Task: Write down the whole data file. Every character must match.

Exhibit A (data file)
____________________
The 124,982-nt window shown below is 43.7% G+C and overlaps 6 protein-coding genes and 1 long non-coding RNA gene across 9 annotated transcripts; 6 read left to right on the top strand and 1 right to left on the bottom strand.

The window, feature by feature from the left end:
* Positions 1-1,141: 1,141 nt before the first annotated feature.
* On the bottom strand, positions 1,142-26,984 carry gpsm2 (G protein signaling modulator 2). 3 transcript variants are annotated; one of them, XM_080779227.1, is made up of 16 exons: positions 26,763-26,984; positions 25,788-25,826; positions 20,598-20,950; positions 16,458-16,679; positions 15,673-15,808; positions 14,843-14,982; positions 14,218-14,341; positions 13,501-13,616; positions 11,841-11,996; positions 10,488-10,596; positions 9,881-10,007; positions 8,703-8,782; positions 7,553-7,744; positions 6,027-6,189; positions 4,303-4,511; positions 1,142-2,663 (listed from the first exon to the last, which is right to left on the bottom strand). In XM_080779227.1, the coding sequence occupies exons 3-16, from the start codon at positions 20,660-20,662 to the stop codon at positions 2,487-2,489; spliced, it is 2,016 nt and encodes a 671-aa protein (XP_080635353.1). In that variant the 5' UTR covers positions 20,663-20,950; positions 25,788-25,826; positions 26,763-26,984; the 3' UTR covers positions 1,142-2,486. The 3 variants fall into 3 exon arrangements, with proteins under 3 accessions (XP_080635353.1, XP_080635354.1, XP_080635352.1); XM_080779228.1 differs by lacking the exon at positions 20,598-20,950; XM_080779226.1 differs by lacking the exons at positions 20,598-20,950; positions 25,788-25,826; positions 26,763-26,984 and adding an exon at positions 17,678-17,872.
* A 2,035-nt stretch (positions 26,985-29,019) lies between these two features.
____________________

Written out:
The 124,982-nt window shown below is 43.7% G+C and overlaps 6 protein-coding genes and 1 long non-coding RNA gene across 9 annotated transcripts; 6 read left to right on the top strand and 1 right to left on the bottom strand.

The window, feature by feature from the left end:
* Positions 1-1,141: 1,141 nt before the first annotated feature.
* On the bottom strand, positions 1,142-26,984 carry gpsm2 (G protein signaling modulator 2). 3 transcript variants are annotated; one of them, XM_080779227.1, is made up of 16 exons: positions 26,763-26,984; positions 25,788-25,826; positions 20,598-20,950; positions 16,458-16,679; positions 15,673-15,808; positions 14,843-14,982; positions 14,218-14,341; positions 13,501-13,616; positions 11,841-11,996; positions 10,488-10,596; positions 9,881-10,007; positions 8,703-8,782; positions 7,553-7,744; positions 6,027-6,189; positions 4,303-4,511; positions 1,142-2,663 (listed from the first exon to the last, which is right to left on the bottom strand). In XM_080779227.1, the coding sequence occupies exons 3-16, from the start codon at positions 20,660-20,662 to the stop codon at positions 2,487-2,489; spliced, it is 2,016 nt and encodes a 671-aa protein (XP_080635353.1). In that variant the 5' UTR covers positions 20,663-20,950; positions 25,788-25,826; positions 26,763-26,984; the 3' UTR covers positions 1,142-2,486. The 3 variants fall into 3 exon arrangements, with proteins under 3 accessions (XP_080635353.1, XP_080635354.1, XP_080635352.1); XM_080779228.1 differs by lacking the exon at positions 20,598-20,950; XM_080779226.1 differs by lacking the exons at positions 20,598-20,950; positions 25,788-25,826; positions 26,763-26,984 and adding an exon at positions 17,678-17,872.
* A 2,035-nt stretch (positions 26,985-29,019) lies between these two features.